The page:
In this sector, JICA has schemes of providing two-step loans that have benefited the textile and RMG industry. There are two schemes. One is through Bangladesh Bank to strengthen earthquake resistance and fireproof facilities for the RMG factories. Six of them have received two-step loans to improve design, planning, and construction work. Another two-step loan scheme is for the introduction of energy-saving equipment in RMG factories. The amount of loans stands at more than 8 billion takas to 20 companies.
Moreover, the Araihazar Special Economic Zone is also part of JICA’s development program. JICA is giving financial and technical support. I believe that the more Japanese companies invest, the more trade flow will take place. So the success of Araihazar is critical for our future economic ties. We intend to provide the best possible facilities and environment for Japanese companies in Asia. Then, they will be more attracted to come to Bangladesh by investing in manufacturing. I sincerely hope that the Araihazar SEZ will provide investment opportunities also for textiles companies of Japan.
Textile Focus: What are the challenges between Bangladesh Japan Bilateral trade relation and how you will overcome?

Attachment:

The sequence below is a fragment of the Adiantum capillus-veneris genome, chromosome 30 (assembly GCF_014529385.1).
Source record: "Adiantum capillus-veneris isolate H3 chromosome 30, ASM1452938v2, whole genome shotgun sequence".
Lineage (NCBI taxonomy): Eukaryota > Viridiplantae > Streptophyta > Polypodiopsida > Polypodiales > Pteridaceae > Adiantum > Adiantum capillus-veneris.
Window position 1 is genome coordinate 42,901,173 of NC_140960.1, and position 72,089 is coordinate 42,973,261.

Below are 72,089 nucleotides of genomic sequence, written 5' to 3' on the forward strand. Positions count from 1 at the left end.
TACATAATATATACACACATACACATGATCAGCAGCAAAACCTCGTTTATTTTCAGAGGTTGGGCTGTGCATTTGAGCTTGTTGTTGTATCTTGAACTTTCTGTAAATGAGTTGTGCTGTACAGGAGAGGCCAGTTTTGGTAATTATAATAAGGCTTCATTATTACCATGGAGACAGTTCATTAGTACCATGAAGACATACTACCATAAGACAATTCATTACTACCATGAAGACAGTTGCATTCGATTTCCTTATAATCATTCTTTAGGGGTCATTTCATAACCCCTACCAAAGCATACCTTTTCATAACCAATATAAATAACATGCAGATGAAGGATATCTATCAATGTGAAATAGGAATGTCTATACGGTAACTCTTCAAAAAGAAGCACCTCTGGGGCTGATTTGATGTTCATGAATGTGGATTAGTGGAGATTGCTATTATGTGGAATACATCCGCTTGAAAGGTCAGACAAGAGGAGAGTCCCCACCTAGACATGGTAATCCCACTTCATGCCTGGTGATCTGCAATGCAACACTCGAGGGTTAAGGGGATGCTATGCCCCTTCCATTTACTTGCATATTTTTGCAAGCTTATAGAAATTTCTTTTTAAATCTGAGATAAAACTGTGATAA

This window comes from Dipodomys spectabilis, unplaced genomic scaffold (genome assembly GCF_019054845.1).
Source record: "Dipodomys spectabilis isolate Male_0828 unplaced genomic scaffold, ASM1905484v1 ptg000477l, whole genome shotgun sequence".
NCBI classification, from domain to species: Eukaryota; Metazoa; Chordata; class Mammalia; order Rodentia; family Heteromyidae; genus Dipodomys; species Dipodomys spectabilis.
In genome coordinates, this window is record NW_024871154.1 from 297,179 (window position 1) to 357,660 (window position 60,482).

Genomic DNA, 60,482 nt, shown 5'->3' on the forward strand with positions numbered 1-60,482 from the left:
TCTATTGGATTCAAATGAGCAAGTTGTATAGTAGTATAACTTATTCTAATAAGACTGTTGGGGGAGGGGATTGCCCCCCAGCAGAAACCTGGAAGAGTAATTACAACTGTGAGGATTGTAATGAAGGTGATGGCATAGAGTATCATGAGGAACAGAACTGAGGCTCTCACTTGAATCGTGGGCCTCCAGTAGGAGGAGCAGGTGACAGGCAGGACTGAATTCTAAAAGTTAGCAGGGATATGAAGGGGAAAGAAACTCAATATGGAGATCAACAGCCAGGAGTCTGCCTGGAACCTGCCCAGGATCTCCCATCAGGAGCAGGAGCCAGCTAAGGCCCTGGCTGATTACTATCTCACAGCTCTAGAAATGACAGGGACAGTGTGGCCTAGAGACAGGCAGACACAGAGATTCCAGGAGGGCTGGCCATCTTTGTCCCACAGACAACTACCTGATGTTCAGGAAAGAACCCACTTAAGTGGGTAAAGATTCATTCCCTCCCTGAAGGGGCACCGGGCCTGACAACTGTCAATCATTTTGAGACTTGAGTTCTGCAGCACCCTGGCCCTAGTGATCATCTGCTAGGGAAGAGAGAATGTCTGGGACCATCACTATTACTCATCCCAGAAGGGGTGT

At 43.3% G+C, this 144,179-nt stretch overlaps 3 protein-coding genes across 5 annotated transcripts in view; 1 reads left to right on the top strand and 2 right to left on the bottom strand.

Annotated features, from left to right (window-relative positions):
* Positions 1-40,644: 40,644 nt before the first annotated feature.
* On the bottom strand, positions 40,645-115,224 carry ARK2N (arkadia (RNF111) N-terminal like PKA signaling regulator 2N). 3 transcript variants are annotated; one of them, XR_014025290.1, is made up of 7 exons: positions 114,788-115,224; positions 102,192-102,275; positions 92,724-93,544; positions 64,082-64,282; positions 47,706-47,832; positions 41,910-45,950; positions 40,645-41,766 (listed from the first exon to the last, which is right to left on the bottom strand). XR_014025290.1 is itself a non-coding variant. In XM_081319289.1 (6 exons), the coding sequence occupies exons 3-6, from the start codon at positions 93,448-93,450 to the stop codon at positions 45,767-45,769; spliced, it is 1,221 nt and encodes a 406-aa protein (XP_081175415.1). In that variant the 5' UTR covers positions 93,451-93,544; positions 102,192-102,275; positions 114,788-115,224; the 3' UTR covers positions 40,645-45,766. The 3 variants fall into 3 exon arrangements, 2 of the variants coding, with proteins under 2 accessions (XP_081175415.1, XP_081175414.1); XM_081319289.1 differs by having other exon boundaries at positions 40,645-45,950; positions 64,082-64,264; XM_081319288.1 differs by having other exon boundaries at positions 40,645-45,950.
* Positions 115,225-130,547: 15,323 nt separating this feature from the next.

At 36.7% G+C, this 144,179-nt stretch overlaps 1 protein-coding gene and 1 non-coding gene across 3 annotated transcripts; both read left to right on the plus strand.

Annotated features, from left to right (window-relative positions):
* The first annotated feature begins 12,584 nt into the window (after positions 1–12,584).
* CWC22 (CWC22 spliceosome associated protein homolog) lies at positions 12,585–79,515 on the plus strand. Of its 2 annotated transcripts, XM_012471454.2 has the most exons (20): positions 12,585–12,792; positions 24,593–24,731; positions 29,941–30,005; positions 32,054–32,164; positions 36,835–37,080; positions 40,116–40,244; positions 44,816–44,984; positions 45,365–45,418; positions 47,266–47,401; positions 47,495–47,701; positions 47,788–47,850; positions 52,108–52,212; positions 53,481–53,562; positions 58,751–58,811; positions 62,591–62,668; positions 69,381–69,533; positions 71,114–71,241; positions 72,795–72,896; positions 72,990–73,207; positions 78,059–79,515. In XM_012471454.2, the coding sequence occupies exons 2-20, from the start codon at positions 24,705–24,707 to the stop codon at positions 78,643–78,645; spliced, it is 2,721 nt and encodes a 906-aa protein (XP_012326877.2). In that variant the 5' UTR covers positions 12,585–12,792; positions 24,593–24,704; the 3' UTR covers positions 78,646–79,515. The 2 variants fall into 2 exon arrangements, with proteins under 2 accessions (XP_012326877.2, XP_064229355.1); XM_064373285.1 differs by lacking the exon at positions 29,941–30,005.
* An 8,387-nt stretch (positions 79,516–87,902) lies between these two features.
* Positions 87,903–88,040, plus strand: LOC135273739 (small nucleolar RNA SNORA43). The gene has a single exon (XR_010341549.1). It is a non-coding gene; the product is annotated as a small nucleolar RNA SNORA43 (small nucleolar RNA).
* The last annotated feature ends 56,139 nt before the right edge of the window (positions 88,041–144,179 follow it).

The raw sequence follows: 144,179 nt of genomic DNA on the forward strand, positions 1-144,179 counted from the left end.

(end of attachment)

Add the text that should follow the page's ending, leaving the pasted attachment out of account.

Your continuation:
H.E. ITO Naoki: There are some challenges and issues Bangladesh can resolve to provide a better business environment and more favorable investment climate. The important thing is that Bangladesh needs to address Japanese companies already running operations here in Bangladesh. Unless you resolve issues held by existing companies, new companies will not follow soon. Those prospective investors are looking carefully at the situation what existing companies are facing. I appreciate the fact that despite the corona pandemic, our interlocutors in the government have done good jobs. They have resolved some of those claimed challenges. They have shown progress in regulatory reform on some of the restrictions and red tapes that existed. I have indeed witnessed some positive approaches.
However, there remain some issues like the delay in opening and processing the Letter of Credit (L/C) when you settle the import account. There are restrictions on Telegraphic Transfer (T/T). In Asia, there are only two countries where T/T is not the primary way of trade financing. One is Bangladesh, and another in Pakistan. It’s rather ironic that after 50 years of independence, Bangladesh is still placing similar restrictions. So I hope that the government will induce Telegraphic Transfer to the standard method in settling trade transactions. That is one of the common complaints by Japanese Companies, together with customs clearance, which takes time and cost. I would also like to point out the grafting culture, such as the request for speed money. That has to change for a better image of the country. Bangladesh deserves better than these, but in a way, for persisting culture, they are lagging.
We all should stand for a better brand image of Bangladesh. Bangladesh can reduce costs and bring ease for doing business.
Textile Focus: Thank you.